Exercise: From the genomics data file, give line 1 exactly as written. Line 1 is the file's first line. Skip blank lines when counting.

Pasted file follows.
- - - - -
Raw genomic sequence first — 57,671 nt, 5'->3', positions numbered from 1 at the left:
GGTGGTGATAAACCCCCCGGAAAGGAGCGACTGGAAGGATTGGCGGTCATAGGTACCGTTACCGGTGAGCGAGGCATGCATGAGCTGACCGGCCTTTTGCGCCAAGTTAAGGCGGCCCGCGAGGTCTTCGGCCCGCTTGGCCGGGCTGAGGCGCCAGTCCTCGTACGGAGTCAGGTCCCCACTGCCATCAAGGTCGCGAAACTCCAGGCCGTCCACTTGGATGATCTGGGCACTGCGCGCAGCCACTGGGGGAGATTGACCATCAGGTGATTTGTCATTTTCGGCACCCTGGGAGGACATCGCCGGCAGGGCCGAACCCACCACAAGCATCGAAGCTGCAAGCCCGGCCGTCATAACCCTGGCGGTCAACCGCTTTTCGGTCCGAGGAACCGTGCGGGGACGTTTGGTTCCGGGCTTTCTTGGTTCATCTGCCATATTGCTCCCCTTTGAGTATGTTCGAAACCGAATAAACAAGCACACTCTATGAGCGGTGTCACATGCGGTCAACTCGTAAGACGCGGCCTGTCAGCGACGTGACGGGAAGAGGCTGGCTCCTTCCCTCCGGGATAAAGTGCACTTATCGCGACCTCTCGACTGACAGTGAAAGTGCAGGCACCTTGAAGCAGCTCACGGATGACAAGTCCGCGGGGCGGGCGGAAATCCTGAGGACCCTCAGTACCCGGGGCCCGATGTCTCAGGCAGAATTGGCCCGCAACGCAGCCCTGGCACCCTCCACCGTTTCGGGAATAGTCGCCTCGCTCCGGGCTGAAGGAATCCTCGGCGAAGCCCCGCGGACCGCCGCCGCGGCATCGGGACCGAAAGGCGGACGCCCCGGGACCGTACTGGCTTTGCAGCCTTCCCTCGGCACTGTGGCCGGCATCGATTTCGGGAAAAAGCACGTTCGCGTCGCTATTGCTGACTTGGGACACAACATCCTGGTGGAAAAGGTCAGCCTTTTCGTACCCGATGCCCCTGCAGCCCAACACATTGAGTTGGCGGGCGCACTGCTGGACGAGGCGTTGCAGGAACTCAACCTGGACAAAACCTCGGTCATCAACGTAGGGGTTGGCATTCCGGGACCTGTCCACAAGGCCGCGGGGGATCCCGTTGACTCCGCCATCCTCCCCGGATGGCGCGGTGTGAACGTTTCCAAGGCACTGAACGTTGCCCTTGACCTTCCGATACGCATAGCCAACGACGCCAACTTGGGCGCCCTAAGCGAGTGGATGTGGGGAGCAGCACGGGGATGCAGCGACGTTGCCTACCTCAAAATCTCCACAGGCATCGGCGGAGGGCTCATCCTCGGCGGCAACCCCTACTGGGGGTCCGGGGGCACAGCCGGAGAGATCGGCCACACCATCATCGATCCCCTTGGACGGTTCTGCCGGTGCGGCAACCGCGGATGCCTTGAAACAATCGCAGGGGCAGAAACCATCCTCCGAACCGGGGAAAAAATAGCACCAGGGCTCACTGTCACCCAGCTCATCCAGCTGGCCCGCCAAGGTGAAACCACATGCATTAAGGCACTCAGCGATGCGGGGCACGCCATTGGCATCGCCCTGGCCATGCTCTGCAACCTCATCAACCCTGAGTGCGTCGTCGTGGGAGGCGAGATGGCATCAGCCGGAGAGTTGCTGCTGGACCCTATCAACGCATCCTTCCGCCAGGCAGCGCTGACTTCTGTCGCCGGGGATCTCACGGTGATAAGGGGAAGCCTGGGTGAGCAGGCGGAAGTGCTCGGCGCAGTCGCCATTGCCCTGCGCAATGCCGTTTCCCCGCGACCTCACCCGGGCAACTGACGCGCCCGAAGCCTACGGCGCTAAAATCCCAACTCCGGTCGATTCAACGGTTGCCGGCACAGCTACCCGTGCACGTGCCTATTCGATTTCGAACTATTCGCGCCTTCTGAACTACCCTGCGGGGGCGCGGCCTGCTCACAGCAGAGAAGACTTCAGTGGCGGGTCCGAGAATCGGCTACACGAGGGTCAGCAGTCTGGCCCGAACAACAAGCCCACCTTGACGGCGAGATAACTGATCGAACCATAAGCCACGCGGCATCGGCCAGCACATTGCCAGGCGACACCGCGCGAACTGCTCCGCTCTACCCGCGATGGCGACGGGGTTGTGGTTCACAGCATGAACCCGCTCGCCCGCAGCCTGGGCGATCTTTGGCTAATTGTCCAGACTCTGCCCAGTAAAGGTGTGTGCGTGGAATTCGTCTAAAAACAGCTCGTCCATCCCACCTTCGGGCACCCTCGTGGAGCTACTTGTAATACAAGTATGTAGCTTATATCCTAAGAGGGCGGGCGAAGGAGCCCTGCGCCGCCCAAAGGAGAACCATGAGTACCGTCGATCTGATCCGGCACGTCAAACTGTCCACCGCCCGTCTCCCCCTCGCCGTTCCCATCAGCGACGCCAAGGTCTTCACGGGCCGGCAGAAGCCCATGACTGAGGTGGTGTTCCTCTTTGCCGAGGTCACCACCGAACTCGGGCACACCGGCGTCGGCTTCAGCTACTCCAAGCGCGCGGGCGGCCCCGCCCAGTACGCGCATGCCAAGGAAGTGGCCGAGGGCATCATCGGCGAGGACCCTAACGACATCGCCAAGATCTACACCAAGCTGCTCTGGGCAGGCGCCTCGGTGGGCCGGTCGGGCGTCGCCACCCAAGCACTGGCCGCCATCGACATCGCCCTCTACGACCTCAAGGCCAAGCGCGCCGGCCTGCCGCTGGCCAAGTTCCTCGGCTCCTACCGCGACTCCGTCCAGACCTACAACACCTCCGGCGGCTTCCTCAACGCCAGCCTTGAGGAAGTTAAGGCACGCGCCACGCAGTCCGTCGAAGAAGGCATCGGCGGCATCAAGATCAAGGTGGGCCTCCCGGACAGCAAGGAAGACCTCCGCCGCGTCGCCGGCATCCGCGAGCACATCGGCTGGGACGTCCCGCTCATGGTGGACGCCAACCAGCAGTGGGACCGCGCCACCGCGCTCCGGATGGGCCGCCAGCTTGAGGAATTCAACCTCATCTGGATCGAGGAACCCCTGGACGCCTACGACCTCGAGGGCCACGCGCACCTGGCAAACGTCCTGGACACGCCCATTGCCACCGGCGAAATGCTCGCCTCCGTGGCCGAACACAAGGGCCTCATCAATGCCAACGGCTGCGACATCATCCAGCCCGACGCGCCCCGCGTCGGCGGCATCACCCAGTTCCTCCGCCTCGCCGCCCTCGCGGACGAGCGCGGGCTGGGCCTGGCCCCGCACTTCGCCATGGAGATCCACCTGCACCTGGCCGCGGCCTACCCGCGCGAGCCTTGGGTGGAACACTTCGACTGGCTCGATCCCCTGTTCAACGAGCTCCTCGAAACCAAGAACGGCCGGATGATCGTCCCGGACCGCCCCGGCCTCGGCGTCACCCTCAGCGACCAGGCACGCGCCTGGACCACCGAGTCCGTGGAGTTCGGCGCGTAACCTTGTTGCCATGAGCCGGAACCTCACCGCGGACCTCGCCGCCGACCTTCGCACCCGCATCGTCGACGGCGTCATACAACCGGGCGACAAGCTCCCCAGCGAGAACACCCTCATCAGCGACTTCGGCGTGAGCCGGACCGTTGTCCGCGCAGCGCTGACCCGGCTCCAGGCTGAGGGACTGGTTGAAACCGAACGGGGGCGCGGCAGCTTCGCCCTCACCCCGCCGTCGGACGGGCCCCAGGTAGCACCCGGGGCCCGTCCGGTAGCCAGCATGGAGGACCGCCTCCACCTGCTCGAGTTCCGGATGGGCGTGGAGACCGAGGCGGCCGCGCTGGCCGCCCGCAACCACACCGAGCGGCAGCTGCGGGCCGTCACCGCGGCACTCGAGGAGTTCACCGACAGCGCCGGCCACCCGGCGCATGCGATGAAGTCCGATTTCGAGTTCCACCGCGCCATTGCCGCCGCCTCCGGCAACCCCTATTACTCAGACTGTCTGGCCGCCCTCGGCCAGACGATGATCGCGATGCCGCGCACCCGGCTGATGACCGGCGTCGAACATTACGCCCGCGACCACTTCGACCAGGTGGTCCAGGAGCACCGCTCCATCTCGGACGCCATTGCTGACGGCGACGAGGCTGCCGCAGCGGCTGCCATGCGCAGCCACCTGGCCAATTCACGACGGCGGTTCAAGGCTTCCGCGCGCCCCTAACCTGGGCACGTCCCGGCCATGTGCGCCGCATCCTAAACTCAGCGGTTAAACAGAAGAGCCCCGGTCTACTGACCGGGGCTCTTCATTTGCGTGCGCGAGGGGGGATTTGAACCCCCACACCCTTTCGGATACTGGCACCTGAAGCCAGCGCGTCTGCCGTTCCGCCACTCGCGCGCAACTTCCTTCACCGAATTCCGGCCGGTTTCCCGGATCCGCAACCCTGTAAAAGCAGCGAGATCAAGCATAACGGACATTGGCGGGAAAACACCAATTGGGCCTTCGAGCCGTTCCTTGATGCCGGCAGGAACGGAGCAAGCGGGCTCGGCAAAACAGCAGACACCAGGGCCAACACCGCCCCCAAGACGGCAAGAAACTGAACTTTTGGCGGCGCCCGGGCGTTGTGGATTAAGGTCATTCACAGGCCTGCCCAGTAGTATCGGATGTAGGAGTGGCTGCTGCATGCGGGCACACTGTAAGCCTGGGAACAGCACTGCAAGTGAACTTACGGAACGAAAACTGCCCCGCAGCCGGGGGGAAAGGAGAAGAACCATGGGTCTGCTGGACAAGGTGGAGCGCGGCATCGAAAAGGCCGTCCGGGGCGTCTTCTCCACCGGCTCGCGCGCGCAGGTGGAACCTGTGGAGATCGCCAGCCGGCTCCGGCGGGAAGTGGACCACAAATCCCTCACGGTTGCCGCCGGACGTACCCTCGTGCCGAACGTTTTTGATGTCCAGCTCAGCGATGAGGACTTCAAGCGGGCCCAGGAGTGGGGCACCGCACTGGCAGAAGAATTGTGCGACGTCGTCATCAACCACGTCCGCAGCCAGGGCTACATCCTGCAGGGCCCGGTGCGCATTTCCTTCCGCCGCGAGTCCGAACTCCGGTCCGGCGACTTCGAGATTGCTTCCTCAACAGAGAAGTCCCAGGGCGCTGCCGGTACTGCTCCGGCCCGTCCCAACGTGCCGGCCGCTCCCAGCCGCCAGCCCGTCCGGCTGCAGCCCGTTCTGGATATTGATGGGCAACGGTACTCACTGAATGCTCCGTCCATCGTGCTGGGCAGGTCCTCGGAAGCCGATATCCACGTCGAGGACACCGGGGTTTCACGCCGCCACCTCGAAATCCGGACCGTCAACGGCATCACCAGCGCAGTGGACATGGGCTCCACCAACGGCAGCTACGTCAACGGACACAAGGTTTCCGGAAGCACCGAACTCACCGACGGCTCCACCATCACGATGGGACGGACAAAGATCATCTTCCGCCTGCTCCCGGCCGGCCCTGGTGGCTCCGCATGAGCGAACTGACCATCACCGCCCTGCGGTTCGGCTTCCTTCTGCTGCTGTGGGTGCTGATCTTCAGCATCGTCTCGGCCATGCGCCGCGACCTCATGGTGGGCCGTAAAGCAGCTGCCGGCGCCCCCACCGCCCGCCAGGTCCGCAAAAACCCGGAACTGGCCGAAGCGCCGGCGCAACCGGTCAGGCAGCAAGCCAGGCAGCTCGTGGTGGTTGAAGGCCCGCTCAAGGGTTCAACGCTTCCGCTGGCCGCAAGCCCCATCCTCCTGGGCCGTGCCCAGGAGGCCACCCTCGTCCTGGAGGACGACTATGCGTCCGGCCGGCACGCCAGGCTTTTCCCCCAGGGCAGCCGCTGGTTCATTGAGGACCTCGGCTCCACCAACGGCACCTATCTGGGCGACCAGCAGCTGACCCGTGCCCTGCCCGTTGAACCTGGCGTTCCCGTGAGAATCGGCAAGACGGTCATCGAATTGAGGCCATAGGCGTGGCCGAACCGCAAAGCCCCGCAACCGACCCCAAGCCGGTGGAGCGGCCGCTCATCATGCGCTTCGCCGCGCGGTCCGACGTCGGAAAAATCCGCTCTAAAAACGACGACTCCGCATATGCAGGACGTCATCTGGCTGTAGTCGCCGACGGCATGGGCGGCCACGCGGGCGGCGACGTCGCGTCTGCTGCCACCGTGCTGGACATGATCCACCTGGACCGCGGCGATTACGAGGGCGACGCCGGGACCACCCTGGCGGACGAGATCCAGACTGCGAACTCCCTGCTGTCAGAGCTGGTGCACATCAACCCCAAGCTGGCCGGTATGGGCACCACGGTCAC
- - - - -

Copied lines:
Raw genomic sequence first — 57,671 nt, 5'->3', positions numbered from 1 at the left: